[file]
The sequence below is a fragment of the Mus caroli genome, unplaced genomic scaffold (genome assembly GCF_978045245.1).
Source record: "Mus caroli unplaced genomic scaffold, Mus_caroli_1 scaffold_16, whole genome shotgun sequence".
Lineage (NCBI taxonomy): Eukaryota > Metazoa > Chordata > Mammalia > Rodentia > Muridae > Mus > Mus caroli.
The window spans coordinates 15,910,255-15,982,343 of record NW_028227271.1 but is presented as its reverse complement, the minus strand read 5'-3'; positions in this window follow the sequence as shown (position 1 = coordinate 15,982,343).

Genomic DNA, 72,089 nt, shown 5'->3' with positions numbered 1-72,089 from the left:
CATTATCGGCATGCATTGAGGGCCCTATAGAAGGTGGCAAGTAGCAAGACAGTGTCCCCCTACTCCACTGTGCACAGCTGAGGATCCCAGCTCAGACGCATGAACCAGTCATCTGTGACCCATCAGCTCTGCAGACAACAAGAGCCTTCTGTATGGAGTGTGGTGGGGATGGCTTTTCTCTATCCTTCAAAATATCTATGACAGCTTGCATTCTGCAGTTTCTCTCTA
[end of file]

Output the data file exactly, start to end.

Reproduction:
The sequence below is a fragment of the Mus caroli genome, unplaced genomic scaffold (genome assembly GCF_978045245.1).
Source record: "Mus caroli unplaced genomic scaffold, Mus_caroli_1 scaffold_16, whole genome shotgun sequence".
Lineage (NCBI taxonomy): Eukaryota > Metazoa > Chordata > Mammalia > Rodentia > Muridae > Mus > Mus caroli.
The window spans coordinates 15,910,255-15,982,343 of record NW_028227271.1 but is presented as its reverse complement, the minus strand read 5'-3'; positions in this window follow the sequence as shown (position 1 = coordinate 15,982,343).

Genomic DNA, 72,089 nt, shown 5'->3' with positions numbered 1-72,089 from the left:
CATTATCGGCATGCATTGAGGGCCCTATAGAAGGTGGCAAGTAGCAAGACAGTGTCCCCCTACTCCACTGTGCACAGCTGAGGATCCCAGCTCAGACGCATGAACCAGTCATCTGTGACCCATCAGCTCTGCAGACAACAAGAGCCTTCTGTATGGAGTGTGGTGGGGATGGCTTTTCTCTATCCTTCAAAATATCTATGACAGCTTGCATTCTGCAGTTTCTCTCTA